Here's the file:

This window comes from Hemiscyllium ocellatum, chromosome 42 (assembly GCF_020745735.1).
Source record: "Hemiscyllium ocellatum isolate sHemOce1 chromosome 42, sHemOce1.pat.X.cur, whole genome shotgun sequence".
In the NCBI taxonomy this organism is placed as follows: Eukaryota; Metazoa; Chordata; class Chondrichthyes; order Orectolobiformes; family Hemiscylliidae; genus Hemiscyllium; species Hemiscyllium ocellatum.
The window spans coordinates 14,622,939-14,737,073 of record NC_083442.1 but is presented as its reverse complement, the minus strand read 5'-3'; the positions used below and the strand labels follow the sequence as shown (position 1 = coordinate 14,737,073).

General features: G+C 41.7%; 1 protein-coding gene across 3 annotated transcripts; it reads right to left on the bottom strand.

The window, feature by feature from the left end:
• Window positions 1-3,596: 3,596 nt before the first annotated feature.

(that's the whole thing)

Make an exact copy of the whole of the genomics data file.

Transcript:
This window comes from Hemiscyllium ocellatum, chromosome 42 (assembly GCF_020745735.1).
Source record: "Hemiscyllium ocellatum isolate sHemOce1 chromosome 42, sHemOce1.pat.X.cur, whole genome shotgun sequence".
In the NCBI taxonomy this organism is placed as follows: Eukaryota; Metazoa; Chordata; class Chondrichthyes; order Orectolobiformes; family Hemiscylliidae; genus Hemiscyllium; species Hemiscyllium ocellatum.
The window spans coordinates 14,622,939-14,737,073 of record NC_083442.1 but is presented as its reverse complement, the minus strand read 5'-3'; the positions used below and the strand labels follow the sequence as shown (position 1 = coordinate 14,737,073).

General features: G+C 41.7%; 1 protein-coding gene across 3 annotated transcripts; it reads right to left on the bottom strand.

The window, feature by feature from the left end:
• Window positions 1-3,596: 3,596 nt before the first annotated feature.